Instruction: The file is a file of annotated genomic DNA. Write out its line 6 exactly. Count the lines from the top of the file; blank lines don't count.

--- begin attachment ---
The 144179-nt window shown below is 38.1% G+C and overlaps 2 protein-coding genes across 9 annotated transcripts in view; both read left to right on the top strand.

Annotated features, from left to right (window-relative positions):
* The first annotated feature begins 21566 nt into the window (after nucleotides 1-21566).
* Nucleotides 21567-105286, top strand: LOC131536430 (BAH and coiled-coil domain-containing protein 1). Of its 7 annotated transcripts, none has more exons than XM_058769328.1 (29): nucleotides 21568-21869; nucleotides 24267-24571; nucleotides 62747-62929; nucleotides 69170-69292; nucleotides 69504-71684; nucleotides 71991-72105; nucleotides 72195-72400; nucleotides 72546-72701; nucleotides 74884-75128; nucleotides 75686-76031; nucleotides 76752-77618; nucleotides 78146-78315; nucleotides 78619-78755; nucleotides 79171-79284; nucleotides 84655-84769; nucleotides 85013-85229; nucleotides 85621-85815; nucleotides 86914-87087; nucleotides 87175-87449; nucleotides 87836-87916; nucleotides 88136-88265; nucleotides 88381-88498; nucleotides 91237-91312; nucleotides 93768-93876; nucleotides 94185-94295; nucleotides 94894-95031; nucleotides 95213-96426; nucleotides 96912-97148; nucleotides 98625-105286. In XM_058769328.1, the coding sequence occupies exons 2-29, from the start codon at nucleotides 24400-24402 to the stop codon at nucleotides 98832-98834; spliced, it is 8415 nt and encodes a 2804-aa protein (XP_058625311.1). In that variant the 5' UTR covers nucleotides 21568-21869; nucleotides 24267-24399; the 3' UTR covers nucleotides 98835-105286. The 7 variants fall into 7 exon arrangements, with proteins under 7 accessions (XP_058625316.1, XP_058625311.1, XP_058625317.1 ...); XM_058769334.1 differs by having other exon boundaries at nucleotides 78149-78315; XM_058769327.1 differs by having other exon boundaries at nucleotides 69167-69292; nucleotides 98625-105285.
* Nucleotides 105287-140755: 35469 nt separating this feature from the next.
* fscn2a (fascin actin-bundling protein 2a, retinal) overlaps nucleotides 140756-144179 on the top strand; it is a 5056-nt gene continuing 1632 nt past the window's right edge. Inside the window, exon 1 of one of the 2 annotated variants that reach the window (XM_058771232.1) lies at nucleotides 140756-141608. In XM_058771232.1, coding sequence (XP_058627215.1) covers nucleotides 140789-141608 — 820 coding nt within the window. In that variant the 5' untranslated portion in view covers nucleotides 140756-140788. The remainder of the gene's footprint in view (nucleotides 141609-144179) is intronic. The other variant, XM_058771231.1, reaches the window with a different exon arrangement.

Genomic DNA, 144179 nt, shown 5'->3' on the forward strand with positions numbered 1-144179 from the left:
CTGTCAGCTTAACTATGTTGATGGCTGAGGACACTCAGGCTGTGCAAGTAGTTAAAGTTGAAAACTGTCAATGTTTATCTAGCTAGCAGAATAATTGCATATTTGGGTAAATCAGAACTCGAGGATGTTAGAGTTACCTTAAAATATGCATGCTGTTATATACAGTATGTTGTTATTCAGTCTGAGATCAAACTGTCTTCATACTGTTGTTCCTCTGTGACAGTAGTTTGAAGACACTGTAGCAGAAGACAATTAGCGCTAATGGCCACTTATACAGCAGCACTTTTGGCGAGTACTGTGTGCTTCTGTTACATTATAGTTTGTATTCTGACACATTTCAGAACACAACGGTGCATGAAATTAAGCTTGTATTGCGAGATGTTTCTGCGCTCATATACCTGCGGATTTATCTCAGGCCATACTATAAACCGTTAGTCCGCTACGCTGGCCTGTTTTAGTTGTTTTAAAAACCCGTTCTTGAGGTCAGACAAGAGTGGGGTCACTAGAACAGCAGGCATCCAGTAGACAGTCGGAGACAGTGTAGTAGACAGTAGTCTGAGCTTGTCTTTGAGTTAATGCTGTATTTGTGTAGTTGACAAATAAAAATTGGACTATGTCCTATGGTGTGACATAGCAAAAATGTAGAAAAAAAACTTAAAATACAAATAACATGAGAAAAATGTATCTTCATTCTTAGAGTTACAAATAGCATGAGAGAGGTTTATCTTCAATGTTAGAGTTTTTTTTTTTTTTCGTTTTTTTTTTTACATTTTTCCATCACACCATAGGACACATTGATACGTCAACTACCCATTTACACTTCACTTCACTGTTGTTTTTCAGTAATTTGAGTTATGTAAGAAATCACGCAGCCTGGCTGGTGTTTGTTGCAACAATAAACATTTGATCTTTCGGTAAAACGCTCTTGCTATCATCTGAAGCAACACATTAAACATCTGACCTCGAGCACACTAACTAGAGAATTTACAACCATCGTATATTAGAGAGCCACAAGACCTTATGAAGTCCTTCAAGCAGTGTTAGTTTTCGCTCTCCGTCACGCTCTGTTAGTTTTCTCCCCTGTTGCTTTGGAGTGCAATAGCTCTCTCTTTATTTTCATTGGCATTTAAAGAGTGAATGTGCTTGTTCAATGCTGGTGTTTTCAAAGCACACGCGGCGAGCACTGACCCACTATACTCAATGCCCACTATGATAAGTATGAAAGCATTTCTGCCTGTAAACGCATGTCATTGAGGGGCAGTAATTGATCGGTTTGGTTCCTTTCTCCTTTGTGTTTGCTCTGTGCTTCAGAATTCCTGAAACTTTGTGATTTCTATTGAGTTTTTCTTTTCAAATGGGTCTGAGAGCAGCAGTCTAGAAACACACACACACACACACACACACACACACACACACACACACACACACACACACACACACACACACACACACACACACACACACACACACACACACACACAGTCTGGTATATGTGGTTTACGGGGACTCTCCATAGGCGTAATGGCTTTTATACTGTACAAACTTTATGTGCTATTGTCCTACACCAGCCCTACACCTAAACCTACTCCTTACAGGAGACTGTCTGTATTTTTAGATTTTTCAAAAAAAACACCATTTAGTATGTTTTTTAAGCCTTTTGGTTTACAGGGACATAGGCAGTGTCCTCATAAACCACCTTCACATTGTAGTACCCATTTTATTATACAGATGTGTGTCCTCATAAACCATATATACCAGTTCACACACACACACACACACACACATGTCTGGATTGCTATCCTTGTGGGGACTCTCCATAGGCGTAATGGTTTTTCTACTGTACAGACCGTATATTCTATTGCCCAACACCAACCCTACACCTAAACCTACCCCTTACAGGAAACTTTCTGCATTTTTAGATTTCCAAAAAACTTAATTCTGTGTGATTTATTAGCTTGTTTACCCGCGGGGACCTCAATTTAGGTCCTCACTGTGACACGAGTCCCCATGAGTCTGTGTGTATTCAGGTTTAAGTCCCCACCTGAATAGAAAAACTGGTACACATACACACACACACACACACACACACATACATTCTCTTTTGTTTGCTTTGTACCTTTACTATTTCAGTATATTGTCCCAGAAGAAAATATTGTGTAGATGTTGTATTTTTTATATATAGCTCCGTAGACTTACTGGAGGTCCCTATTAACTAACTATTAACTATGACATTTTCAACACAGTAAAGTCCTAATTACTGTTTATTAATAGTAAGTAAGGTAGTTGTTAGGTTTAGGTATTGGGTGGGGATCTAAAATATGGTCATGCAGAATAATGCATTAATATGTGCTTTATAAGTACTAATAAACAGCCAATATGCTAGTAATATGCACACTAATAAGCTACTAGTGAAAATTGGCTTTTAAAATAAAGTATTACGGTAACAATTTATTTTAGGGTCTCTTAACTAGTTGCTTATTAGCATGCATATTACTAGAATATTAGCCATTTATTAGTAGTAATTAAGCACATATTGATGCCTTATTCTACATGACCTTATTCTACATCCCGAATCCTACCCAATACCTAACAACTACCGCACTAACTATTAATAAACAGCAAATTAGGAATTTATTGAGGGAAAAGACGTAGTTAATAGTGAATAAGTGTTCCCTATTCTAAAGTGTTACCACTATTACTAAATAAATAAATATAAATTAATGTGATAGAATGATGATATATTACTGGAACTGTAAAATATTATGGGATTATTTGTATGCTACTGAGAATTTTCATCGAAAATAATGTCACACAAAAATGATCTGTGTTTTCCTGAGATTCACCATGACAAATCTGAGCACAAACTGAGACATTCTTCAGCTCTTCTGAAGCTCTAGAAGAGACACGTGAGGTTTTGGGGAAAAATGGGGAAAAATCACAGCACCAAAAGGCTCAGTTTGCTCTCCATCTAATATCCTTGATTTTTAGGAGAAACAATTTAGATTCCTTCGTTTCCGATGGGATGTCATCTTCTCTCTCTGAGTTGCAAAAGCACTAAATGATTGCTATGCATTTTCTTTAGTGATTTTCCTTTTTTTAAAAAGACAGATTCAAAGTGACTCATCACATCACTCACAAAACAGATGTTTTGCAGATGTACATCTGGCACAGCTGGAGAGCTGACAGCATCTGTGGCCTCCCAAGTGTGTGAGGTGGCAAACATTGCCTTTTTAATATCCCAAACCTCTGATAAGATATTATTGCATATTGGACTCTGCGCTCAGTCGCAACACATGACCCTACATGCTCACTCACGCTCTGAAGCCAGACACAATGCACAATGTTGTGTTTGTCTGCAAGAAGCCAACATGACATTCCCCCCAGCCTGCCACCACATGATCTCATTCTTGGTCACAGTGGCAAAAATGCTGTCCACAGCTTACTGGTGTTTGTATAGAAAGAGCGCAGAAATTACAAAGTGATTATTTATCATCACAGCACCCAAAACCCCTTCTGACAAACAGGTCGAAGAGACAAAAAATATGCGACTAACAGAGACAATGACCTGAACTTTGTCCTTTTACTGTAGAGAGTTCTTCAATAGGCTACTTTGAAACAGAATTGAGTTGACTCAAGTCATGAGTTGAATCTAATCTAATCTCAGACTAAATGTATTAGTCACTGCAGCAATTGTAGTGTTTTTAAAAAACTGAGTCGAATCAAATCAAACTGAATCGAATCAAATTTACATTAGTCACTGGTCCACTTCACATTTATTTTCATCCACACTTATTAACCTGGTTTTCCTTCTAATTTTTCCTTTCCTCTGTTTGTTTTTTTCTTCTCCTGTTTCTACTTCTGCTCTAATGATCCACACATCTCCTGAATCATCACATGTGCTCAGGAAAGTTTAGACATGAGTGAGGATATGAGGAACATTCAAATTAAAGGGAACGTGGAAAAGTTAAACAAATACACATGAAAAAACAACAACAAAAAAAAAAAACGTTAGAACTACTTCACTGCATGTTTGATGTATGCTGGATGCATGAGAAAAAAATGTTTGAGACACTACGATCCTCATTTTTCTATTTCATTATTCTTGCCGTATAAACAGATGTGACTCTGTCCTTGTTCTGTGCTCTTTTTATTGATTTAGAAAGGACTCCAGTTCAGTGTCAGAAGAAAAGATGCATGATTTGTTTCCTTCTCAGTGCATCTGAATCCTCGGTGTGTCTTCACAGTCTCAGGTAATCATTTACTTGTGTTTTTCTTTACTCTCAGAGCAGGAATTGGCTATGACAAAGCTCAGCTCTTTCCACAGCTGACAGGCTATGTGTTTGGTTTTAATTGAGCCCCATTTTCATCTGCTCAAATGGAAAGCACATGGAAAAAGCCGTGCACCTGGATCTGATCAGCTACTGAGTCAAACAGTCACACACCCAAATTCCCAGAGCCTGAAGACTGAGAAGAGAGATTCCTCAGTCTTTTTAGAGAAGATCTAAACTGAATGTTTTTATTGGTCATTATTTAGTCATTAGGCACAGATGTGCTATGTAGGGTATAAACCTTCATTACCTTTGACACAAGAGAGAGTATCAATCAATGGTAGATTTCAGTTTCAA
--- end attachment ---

* fscn2a (fascin actin-bundling protein 2a, retinal) overlaps nucleotides 140756-144179 on the top strand; it is a 5056-nt gene continuing 1632 nt past the window's right edge. Inside the window, exon 1 of one of the 2 annotated variants that reach the window (XM_058771232.1) lies at nucleotides 140756-141608. In XM_058771232.1, coding sequence (XP_058627215.1) covers nucleotides 140789-141608 — 820 coding nt within the window. In that variant the 5' untranslated portion in view covers nucleotides 140756-140788. The remainder of the gene's footprint in view (nucleotides 141609-144179) is intronic. The other variant, XM_058771231.1, reaches the window with a different exon arrangement.